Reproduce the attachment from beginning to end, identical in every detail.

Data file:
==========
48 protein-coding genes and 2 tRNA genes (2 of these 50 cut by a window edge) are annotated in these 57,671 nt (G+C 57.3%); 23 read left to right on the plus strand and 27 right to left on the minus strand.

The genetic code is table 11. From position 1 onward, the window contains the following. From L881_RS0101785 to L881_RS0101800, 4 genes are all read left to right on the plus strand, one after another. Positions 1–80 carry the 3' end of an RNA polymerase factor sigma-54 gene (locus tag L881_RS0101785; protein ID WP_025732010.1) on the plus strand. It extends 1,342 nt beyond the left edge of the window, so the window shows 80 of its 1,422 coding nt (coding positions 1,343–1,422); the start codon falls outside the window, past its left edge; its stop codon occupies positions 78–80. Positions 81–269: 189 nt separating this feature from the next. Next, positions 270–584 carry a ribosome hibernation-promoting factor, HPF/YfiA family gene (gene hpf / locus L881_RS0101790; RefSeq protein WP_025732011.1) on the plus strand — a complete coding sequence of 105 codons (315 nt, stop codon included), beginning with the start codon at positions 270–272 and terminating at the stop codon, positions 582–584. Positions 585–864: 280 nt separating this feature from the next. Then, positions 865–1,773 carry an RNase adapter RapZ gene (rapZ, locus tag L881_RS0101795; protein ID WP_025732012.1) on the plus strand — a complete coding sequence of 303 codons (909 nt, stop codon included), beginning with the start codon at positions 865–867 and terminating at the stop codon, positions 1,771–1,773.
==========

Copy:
48 protein-coding genes and 2 tRNA genes (2 of these 50 cut by a window edge) are annotated in these 57,671 nt (G+C 57.3%); 23 read left to right on the plus strand and 27 right to left on the minus strand.

The genetic code is table 11. From position 1 onward, the window contains the following. From L881_RS0101785 to L881_RS0101800, 4 genes are all read left to right on the plus strand, one after another. Positions 1–80 carry the 3' end of an RNA polymerase factor sigma-54 gene (locus tag L881_RS0101785; protein ID WP_025732010.1) on the plus strand. It extends 1,342 nt beyond the left edge of the window, so the window shows 80 of its 1,422 coding nt (coding positions 1,343–1,422); the start codon falls outside the window, past its left edge; its stop codon occupies positions 78–80. Positions 81–269: 189 nt separating this feature from the next. Next, positions 270–584 carry a ribosome hibernation-promoting factor, HPF/YfiA family gene (gene hpf / locus L881_RS0101790; RefSeq protein WP_025732011.1) on the plus strand — a complete coding sequence of 105 codons (315 nt, stop codon included), beginning with the start codon at positions 270–272 and terminating at the stop codon, positions 582–584. Positions 585–864: 280 nt separating this feature from the next. Then, positions 865–1,773 carry an RNase adapter RapZ gene (rapZ, locus tag L881_RS0101795; protein ID WP_025732012.1) on the plus strand — a complete coding sequence of 303 codons (909 nt, stop codon included), beginning with the start codon at positions 865–867 and terminating at the stop codon, positions 1,771–1,773.